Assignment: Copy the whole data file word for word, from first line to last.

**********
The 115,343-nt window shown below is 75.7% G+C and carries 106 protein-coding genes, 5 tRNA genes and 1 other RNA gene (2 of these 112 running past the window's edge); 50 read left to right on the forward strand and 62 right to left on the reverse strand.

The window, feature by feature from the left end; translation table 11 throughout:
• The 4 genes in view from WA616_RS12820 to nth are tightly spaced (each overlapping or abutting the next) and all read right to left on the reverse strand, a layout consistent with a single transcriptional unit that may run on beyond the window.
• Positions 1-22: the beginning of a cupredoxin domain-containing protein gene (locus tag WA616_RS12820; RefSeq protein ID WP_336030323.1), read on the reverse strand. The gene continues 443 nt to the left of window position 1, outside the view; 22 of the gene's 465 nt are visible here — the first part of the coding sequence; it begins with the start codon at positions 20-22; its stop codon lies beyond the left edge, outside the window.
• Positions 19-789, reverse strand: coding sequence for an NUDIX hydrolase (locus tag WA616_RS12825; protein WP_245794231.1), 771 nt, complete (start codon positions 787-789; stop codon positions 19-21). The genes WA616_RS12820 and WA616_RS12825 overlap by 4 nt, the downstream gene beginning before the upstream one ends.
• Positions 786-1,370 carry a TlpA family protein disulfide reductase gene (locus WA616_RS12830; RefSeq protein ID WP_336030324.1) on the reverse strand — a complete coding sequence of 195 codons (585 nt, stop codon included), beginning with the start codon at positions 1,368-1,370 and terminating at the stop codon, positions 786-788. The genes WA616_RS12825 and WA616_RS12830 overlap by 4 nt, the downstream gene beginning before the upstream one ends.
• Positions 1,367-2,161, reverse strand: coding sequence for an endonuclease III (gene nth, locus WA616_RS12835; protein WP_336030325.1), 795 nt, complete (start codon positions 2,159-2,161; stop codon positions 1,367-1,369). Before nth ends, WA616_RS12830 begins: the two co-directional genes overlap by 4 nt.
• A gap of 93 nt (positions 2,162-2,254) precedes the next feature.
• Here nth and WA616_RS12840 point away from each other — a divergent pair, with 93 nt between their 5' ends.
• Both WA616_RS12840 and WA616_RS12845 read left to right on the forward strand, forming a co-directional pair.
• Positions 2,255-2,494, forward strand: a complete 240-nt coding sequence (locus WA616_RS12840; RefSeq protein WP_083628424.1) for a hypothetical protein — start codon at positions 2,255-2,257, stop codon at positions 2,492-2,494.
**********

The 115,343-nt window shown below is 75.7% G+C and carries 106 protein-coding genes, 5 tRNA genes and 1 other RNA gene (2 of these 112 running past the window's edge); 50 read left to right on the forward strand and 62 right to left on the reverse strand.

The window, feature by feature from the left end; translation table 11 throughout:
• The 4 genes in view from WA616_RS12820 to nth are tightly spaced (each overlapping or abutting the next) and all read right to left on the reverse strand, a layout consistent with a single transcriptional unit that may run on beyond the window.
• Positions 1-22: the beginning of a cupredoxin domain-containing protein gene (locus tag WA616_RS12820; RefSeq protein ID WP_336030323.1), read on the reverse strand. The gene continues 443 nt to the left of window position 1, outside the view; 22 of the gene's 465 nt are visible here — the first part of the coding sequence; it begins with the start codon at positions 20-22; its stop codon lies beyond the left edge, outside the window.
• Positions 19-789, reverse strand: coding sequence for an NUDIX hydrolase (locus tag WA616_RS12825; protein WP_245794231.1), 771 nt, complete (start codon positions 787-789; stop codon positions 19-21). The genes WA616_RS12820 and WA616_RS12825 overlap by 4 nt, the downstream gene beginning before the upstream one ends.
• Positions 786-1,370 carry a TlpA family protein disulfide reductase gene (locus WA616_RS12830; RefSeq protein ID WP_336030324.1) on the reverse strand — a complete coding sequence of 195 codons (585 nt, stop codon included), beginning with the start codon at positions 1,368-1,370 and terminating at the stop codon, positions 786-788. The genes WA616_RS12825 and WA616_RS12830 overlap by 4 nt, the downstream gene beginning before the upstream one ends.
• Positions 1,367-2,161, reverse strand: coding sequence for an endonuclease III (gene nth, locus WA616_RS12835; protein WP_336030325.1), 795 nt, complete (start codon positions 2,159-2,161; stop codon positions 1,367-1,369). Before nth ends, WA616_RS12830 begins: the two co-directional genes overlap by 4 nt.
• A gap of 93 nt (positions 2,162-2,254) precedes the next feature.
• Here nth and WA616_RS12840 point away from each other — a divergent pair, with 93 nt between their 5' ends.
• Both WA616_RS12840 and WA616_RS12845 read left to right on the forward strand, forming a co-directional pair.
• Positions 2,255-2,494, forward strand: a complete 240-nt coding sequence (locus WA616_RS12840; RefSeq protein WP_083628424.1) for a hypothetical protein — start codon at positions 2,255-2,257, stop codon at positions 2,492-2,494.